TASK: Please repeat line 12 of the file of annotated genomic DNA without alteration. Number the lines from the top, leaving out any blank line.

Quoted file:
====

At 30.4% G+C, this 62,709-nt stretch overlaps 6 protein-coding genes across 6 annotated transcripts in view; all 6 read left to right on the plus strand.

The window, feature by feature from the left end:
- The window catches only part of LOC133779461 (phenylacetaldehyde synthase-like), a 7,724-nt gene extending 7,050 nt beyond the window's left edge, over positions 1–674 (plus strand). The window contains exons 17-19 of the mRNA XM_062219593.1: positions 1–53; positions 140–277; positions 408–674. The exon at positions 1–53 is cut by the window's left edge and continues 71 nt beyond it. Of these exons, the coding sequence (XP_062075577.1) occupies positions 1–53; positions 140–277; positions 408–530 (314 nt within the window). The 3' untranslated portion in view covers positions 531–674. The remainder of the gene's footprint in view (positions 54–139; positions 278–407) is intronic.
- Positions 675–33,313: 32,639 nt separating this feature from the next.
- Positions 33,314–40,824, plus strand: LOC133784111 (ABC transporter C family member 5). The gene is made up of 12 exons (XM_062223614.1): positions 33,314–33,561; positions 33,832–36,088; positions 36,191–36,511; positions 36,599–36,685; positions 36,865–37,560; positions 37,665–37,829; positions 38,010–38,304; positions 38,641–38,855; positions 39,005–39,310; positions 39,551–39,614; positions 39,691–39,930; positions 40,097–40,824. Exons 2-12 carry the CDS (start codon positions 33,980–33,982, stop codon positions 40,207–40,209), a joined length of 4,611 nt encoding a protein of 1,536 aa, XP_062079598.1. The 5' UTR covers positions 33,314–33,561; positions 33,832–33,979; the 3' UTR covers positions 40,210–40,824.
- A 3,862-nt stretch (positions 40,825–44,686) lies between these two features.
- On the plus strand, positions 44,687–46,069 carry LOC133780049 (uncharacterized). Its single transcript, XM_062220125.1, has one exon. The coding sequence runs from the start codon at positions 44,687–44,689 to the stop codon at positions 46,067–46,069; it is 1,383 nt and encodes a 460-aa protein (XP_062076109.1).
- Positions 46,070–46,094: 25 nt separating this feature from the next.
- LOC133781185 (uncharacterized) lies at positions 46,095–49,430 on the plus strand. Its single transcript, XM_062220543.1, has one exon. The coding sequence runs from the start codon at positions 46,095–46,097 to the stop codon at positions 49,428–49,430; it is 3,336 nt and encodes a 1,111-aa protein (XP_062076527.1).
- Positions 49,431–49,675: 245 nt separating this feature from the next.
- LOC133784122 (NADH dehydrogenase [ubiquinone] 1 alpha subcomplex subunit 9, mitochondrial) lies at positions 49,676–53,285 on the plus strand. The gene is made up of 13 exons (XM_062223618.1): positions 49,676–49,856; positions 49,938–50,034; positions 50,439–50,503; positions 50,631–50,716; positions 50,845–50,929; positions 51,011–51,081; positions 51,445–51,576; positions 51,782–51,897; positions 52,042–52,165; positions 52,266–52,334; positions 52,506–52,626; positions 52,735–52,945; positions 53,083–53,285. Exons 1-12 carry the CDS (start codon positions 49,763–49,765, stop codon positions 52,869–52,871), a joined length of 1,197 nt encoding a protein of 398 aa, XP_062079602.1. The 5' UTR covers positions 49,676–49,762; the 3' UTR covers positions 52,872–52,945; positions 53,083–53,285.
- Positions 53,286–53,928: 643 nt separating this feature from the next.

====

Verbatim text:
- Positions 53,286–53,928: 643 nt separating this feature from the next.